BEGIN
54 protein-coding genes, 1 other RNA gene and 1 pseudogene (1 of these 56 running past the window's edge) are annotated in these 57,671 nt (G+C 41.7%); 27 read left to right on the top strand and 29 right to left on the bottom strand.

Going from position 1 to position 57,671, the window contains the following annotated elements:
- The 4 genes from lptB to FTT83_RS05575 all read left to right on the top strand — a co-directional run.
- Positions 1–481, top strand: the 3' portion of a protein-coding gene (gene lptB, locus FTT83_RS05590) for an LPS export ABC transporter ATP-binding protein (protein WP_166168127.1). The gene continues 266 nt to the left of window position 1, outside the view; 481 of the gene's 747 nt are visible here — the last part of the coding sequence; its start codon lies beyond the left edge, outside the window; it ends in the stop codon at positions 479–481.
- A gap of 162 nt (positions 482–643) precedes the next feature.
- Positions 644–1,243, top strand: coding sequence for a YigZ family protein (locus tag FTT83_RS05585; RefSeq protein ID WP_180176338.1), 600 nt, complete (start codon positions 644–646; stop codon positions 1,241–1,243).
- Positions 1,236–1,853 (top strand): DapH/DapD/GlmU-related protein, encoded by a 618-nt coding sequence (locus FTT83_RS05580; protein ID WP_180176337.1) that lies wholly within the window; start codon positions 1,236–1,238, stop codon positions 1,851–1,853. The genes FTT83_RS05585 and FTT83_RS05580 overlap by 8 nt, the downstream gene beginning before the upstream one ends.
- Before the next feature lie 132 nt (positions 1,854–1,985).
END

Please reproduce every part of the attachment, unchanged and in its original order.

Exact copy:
54 protein-coding genes, 1 other RNA gene and 1 pseudogene (1 of these 56 running past the window's edge) are annotated in these 57,671 nt (G+C 41.7%); 27 read left to right on the top strand and 29 right to left on the bottom strand.

Going from position 1 to position 57,671, the window contains the following annotated elements:
- The 4 genes from lptB to FTT83_RS05575 all read left to right on the top strand — a co-directional run.
- Positions 1–481, top strand: the 3' portion of a protein-coding gene (gene lptB, locus FTT83_RS05590) for an LPS export ABC transporter ATP-binding protein (protein WP_166168127.1). The gene continues 266 nt to the left of window position 1, outside the view; 481 of the gene's 747 nt are visible here — the last part of the coding sequence; its start codon lies beyond the left edge, outside the window; it ends in the stop codon at positions 479–481.
- A gap of 162 nt (positions 482–643) precedes the next feature.
- Positions 644–1,243, top strand: coding sequence for a YigZ family protein (locus tag FTT83_RS05585; RefSeq protein ID WP_180176338.1), 600 nt, complete (start codon positions 644–646; stop codon positions 1,241–1,243).
- Positions 1,236–1,853 (top strand): DapH/DapD/GlmU-related protein, encoded by a 618-nt coding sequence (locus FTT83_RS05580; protein ID WP_180176337.1) that lies wholly within the window; start codon positions 1,236–1,238, stop codon positions 1,851–1,853. The genes FTT83_RS05585 and FTT83_RS05580 overlap by 8 nt, the downstream gene beginning before the upstream one ends.
- Before the next feature lie 132 nt (positions 1,854–1,985).